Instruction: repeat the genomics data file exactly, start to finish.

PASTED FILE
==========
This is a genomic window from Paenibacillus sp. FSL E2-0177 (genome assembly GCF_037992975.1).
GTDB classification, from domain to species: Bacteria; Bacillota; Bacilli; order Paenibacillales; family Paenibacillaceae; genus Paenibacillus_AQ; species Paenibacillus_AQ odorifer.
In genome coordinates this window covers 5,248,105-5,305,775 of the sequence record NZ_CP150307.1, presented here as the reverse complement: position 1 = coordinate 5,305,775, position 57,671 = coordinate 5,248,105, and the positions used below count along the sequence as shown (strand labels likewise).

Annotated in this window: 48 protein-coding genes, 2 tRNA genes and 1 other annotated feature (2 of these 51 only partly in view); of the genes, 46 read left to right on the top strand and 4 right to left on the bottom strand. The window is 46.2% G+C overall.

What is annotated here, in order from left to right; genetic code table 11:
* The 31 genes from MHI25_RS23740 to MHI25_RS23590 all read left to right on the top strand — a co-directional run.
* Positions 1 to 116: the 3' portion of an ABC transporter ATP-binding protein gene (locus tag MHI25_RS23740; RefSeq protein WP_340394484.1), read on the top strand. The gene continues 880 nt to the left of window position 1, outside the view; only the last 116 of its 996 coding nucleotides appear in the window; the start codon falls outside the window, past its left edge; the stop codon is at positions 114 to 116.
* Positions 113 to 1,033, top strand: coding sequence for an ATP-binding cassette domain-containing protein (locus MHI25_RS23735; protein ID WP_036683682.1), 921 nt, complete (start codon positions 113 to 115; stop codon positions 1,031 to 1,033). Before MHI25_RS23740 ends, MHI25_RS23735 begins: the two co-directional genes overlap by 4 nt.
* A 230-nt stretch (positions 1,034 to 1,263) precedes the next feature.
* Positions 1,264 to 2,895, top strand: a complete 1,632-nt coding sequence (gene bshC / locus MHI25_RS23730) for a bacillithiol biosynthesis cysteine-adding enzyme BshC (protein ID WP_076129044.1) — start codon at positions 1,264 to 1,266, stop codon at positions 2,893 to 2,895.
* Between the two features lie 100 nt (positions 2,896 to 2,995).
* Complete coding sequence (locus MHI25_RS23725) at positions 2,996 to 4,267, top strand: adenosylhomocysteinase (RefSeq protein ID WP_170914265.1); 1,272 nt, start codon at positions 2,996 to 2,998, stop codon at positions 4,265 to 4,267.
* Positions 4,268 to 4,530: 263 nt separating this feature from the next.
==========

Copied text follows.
This is a genomic window from Paenibacillus sp. FSL E2-0177 (genome assembly GCF_037992975.1).
GTDB classification, from domain to species: Bacteria; Bacillota; Bacilli; order Paenibacillales; family Paenibacillaceae; genus Paenibacillus_AQ; species Paenibacillus_AQ odorifer.
In genome coordinates this window covers 5,248,105-5,305,775 of the sequence record NZ_CP150307.1, presented here as the reverse complement: position 1 = coordinate 5,305,775, position 57,671 = coordinate 5,248,105, and the positions used below count along the sequence as shown (strand labels likewise).

Annotated in this window: 48 protein-coding genes, 2 tRNA genes and 1 other annotated feature (2 of these 51 only partly in view); of the genes, 46 read left to right on the top strand and 4 right to left on the bottom strand. The window is 46.2% G+C overall.

What is annotated here, in order from left to right; genetic code table 11:
* The 31 genes from MHI25_RS23740 to MHI25_RS23590 all read left to right on the top strand — a co-directional run.
* Positions 1 to 116: the 3' portion of an ABC transporter ATP-binding protein gene (locus tag MHI25_RS23740; RefSeq protein WP_340394484.1), read on the top strand. The gene continues 880 nt to the left of window position 1, outside the view; only the last 116 of its 996 coding nucleotides appear in the window; the start codon falls outside the window, past its left edge; the stop codon is at positions 114 to 116.
* Positions 113 to 1,033, top strand: coding sequence for an ATP-binding cassette domain-containing protein (locus MHI25_RS23735; protein ID WP_036683682.1), 921 nt, complete (start codon positions 113 to 115; stop codon positions 1,031 to 1,033). Before MHI25_RS23740 ends, MHI25_RS23735 begins: the two co-directional genes overlap by 4 nt.
* A 230-nt stretch (positions 1,034 to 1,263) precedes the next feature.
* Positions 1,264 to 2,895, top strand: a complete 1,632-nt coding sequence (gene bshC / locus MHI25_RS23730) for a bacillithiol biosynthesis cysteine-adding enzyme BshC (protein ID WP_076129044.1) — start codon at positions 1,264 to 1,266, stop codon at positions 2,893 to 2,895.
* Between the two features lie 100 nt (positions 2,896 to 2,995).
* Complete coding sequence (locus MHI25_RS23725) at positions 2,996 to 4,267, top strand: adenosylhomocysteinase (RefSeq protein ID WP_170914265.1); 1,272 nt, start codon at positions 2,996 to 2,998, stop codon at positions 4,265 to 4,267.
* Positions 4,268 to 4,530: 263 nt separating this feature from the next.